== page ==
Women who don’t participate directly in violent movements can still perpetuate violence through their roles as wives and mothers. Recent research by MercyCorps showed that for Jordanian men who go to fight in Syria, social networks - including family - were a major factor in determining whether men stayed in Jordan or went to Syria. Additionally, most men cited the protection of Sunni women and children as a main motivator in their urge to join the fighting.   Gender sensitivity in religious conflict analysis should include women’s roles in perpetuating violence, not just in building peace or as victims of violence (though those roles are also important). Conflict analysis is the basis for programming in that it asks what is fueling the conflict and what form conflict is taking, informing the theory of change and program design. Factors that draw women to violent conflict, both as combatants and as perpetrators of violent extremist sentiment, will not be addressed by gender-blind solutions where they differ from the experiences of men.

On the flip side, women’s inclusion in religious peacebuilding frequently hinges on their identities as mothers. The role of “mother” has been identified by peacebuilding and security actors alike as an inroad to counter forces of radicalisation. Projects like “mother’s schools” teach women to recognize signs of radicalization and extremism among their children and counter those forces. These programs can have great success in their stated goals; however, the Global Study of UNSCR 1325 notes that these and similar projects also reinforce traditional gender roles and can disempower women in the long run.

Take, for example, the Jordanian men in the MercyCorps research. They go to fight in Syria to protect Sunni women and children, but in doing so, leave the women and children depending on them vulnerable. It is tempting to use this narrative to encourage men not to join the fighting by emphasizing the need of their female relatives. In the long run, however, this will only reinforce the narrative of women’s dependency upon, and thus subservience to, men. This disempowers women and may serve to encourage them to join extremist movements - recall that women were drawn to the independence that such movements offered from their families. Additionally, such programs do not address the underlying gendered motivation of fighters, and the reproduction of a violent masculinity where fighters are seen as “real men.”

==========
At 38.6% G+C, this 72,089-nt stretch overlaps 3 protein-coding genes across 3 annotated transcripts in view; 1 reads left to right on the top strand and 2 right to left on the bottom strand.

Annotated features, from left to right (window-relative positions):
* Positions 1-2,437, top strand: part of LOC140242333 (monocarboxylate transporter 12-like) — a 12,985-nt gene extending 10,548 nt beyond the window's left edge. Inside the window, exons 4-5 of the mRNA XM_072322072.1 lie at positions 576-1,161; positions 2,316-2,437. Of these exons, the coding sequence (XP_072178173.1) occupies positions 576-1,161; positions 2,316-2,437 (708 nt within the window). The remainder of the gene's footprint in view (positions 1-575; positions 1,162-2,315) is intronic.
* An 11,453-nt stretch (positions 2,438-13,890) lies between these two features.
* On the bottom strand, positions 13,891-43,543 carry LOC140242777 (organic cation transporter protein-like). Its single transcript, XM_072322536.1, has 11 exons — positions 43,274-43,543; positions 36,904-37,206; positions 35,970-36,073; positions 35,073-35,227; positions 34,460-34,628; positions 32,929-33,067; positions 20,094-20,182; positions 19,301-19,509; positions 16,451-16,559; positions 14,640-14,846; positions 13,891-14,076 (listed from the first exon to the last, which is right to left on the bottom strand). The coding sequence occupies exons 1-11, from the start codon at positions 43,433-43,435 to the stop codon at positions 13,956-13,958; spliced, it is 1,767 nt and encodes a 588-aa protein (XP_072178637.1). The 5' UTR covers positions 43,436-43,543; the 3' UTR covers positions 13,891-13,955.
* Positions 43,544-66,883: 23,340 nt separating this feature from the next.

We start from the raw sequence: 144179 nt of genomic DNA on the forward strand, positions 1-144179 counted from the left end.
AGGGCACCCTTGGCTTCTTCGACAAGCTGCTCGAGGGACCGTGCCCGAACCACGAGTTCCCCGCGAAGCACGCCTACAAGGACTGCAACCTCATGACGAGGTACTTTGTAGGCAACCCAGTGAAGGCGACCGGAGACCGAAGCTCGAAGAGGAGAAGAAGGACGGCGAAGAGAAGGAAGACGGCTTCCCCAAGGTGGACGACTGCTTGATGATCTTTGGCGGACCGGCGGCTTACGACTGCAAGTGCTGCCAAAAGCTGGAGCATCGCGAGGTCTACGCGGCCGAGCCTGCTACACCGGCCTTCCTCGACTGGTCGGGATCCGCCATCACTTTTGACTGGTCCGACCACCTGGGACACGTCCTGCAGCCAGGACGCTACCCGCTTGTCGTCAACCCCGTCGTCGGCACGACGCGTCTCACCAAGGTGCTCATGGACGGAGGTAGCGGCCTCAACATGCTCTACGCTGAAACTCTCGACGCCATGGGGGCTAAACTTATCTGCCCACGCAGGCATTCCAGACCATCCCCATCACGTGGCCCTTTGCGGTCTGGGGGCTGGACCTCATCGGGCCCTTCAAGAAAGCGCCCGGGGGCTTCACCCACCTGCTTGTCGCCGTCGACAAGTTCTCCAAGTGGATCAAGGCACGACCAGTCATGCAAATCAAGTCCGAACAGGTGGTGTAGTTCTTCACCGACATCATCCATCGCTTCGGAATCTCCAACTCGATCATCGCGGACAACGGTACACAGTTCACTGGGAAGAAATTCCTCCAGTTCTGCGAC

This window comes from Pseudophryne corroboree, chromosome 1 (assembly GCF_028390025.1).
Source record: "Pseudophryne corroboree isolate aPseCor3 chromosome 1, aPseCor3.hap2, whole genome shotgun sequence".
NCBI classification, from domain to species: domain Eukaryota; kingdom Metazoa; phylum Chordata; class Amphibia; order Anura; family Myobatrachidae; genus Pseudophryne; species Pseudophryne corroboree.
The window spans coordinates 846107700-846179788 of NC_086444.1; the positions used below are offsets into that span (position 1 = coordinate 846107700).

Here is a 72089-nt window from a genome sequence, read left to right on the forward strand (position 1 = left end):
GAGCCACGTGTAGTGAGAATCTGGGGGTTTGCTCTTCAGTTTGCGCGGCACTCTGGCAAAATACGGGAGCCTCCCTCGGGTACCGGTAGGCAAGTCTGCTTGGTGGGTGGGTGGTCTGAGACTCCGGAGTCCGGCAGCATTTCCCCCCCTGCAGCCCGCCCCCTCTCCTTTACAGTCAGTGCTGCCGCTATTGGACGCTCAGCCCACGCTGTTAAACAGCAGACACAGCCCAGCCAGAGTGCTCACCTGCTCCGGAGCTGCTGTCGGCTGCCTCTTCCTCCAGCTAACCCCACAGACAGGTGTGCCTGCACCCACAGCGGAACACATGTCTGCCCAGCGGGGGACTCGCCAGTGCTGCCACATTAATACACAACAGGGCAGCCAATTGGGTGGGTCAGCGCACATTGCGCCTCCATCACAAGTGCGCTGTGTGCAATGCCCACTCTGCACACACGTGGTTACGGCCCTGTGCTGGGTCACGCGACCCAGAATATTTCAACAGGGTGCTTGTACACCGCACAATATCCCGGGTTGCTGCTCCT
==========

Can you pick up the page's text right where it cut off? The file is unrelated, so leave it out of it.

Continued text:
Design and evaluation of such programs must consider the balance between making use of the influence mothers and wives have in society and contributing to harmful gender roles and the marginalization of women to spaces of soft power. Including gender in the theory of change and evaluations of a program will help to ensure that religious peacebuilding programs are not inadvertently harming women participants, and are addressing the gendered motivators for violence.   Finally, as more gender sensitive evaluations are completed, they may empower women in and of themselves. Evidence of the benefits of including women in religious peacebuilding interventions may convince leaders who would otherwise be against women’s participation to reconsider by showing empirically that, for instance, mother’s schools that include an empowerment component are better attended and thus more effective than those that don’t. This, in turn, may allow more local women to be able to step into positions of leadership within religious peacebuilding initiatives and pave the way for community empowerment and leadership for women.